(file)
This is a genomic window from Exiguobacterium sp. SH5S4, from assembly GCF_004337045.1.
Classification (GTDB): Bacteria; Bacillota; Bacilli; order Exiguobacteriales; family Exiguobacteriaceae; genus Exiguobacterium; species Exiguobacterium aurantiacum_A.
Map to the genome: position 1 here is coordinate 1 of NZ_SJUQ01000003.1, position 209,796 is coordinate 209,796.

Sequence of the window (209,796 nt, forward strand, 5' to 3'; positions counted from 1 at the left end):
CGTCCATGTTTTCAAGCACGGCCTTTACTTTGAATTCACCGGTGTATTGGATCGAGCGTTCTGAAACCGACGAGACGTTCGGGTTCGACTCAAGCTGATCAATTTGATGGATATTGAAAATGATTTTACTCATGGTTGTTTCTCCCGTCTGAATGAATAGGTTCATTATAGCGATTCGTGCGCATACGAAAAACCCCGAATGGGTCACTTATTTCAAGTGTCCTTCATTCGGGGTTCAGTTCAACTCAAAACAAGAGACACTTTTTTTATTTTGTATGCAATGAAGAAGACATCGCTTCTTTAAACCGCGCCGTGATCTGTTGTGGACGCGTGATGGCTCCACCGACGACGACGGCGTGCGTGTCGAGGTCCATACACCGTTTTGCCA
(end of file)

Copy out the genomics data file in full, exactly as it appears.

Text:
This is a genomic window from Exiguobacterium sp. SH5S4, from assembly GCF_004337045.1.
Classification (GTDB): Bacteria; Bacillota; Bacilli; order Exiguobacteriales; family Exiguobacteriaceae; genus Exiguobacterium; species Exiguobacterium aurantiacum_A.
Map to the genome: position 1 here is coordinate 1 of NZ_SJUQ01000003.1, position 209,796 is coordinate 209,796.

Sequence of the window (209,796 nt, forward strand, 5' to 3'; positions counted from 1 at the left end):
CGTCCATGTTTTCAAGCACGGCCTTTACTTTGAATTCACCGGTGTATTGGATCGAGCGTTCTGAAACCGACGAGACGTTCGGGTTCGACTCAAGCTGATCAATTTGATGGATATTGAAAATGATTTTACTCATGGTTGTTTCTCCCGTCTGAATGAATAGGTTCATTATAGCGATTCGTGCGCATACGAAAAACCCCGAATGGGTCACTTATTTCAAGTGTCCTTCATTCGGGGTTCAGTTCAACTCAAAACAAGAGACACTTTTTTTATTTTGTATGCAATGAAGAAGACATCGCTTCTTTAAACCGCGCCGTGATCTGTTGTGGACGCGTGATGGCTCCACCGACGACGACGGCGTGCGTGTCGAGGTCCATACACCGTTTTGCCA